As tensions escalate once again in occupied West Bank and Jerusalem in what is now being described by some as the Third Intifada, we share this extract from John Berger's Hold Everything Dear: Dispatches on Survival and Resistance about the devastating, deadly effects of the Israeli occupation. Earlier this week, Berger sent a letter to the Palestinian resistance in support of the upsurge.
Nathan Witt reflects on the origins of Campus in Camps, an experimental, community-based educational initiative in Dheisheh Camp, Bethlehem. Read up on, support, or donate to Campus in Camps here, and the Decolonizing Architecture Art Residency here.
By Nathan Witt, July 2015
Campus in Camps in Dheisheh Camp, Bethlehem, was first set up by Alessandro Petti and Sandi Hilal from Decolonizing Architecture (DAAR) in 2012. It is an experimental educational programme run by local and visiting volunteers from various backgrounds. The focus of the programme is on the production of alternative methods of shared knowledge, seeking to empower both the volunteers and the community through the sharing of lived experience. This way, Campus in Camps affords opportunities to negotiate what is too seldom understood as a site of permanent and normalised exile.
What follows is an extract from Palestine Speaks: Narratives of Life Under Occupation.
Farmer, day laborer, 32
Born in Bethlehem, West Bank
Interviewed in the West Bank
[Editors] The first thing we notice as we drive to Laith Al-Hlou’s home southeast of Bethlehem is the challenge presented by the roads. Some roads are almost too steep to climb, and others almost too muddy or rocky to navigate. The bottom of our car crunches and scrapes as we creep along toward his village. Eventually we reach the compound where Laith lives with his family. Laith’s house, the family’s olive trees, and two other houses belonging to his extended family are surrounded by a short rock wall topped with barbed wire. When we pull up in our car, a dozen or more kids come spilling out to greet us—Laith’s children and nieces and nephews. Some wear cracked plastic shoes, some wear no shoes at all. Laith is a skinny thirty-two-year-old with a wife and five young kids. The seven of them sleep in a twelve-foot by twelve-foot room that includes a wardrobe, a crib for the baby, and twin bunk beds piled with blankets. This is the main room of the family’s living space. They also have a small kitchen and toilet, all of which is on the second floor, above a chicken coop.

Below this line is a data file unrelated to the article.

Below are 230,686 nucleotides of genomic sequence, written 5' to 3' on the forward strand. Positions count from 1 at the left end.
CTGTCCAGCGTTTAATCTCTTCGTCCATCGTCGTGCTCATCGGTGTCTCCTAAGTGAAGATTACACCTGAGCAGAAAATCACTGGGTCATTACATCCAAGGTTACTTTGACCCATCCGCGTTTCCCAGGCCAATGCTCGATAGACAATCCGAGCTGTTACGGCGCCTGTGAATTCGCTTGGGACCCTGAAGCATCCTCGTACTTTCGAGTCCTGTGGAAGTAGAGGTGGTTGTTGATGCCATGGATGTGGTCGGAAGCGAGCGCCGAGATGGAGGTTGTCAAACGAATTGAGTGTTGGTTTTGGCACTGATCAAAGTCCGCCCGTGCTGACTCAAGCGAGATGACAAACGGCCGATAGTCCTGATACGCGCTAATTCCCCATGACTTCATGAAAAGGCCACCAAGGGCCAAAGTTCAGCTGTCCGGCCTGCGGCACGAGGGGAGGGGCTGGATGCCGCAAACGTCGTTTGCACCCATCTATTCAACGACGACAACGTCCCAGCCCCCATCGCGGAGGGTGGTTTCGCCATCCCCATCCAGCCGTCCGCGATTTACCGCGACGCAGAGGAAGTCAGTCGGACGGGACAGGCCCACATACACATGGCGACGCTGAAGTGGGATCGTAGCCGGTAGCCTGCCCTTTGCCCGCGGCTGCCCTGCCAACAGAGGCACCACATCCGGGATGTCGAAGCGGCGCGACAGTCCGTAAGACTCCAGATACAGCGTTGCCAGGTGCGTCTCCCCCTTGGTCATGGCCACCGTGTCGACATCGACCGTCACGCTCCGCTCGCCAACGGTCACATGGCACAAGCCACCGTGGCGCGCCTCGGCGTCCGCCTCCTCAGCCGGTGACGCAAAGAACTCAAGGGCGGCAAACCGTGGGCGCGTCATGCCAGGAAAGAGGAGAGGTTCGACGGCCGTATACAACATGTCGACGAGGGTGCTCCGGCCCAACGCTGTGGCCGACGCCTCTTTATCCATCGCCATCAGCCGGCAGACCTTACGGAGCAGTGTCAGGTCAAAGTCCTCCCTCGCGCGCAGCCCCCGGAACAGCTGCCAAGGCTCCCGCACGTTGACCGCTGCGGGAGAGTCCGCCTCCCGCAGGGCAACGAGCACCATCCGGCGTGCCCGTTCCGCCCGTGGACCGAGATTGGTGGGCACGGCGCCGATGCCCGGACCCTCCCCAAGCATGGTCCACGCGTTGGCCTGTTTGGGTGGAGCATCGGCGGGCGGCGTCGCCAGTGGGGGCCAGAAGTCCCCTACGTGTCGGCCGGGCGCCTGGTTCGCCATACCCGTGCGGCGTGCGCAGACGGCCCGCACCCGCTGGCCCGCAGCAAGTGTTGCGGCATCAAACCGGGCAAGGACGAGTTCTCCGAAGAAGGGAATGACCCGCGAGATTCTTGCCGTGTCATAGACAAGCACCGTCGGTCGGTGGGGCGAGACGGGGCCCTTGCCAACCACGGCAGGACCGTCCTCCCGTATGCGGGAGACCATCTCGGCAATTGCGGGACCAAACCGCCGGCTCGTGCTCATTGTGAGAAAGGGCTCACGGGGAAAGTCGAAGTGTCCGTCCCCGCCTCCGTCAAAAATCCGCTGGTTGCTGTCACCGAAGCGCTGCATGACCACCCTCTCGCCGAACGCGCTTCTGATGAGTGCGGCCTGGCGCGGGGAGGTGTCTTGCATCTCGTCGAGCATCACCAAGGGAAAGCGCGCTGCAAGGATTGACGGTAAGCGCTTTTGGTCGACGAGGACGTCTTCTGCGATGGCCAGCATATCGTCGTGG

After a tour of his house, we sit with Laith on plastic chairs outside, and he tells us about the ways his community has changed since 1996, when Israeli settlers first moved near his home. His wife stays close by, and even though she is hard of hearing, she interjects periodically with her own stories. Laith is one of up to 300,000 Palestinians living in Area C—the roughly 60 percent of the West Bank that is still under full military and administrative control of Israel following the Oslo Peace Accords of 1993.1 Area C also contains many of the West Bank’s Israeli settlements, a collection of villages established by Israeli citizens following the occupation of the region in 1967. Today, there are 400,000–500,000 Israeli settlers in the West Bank outside of Jerusalem. The guard tower of a nearby settlement looms above Laith’s property as we sit and talk. He tears up as he tells us that pressure from the settlements may force him to someday relocate his family.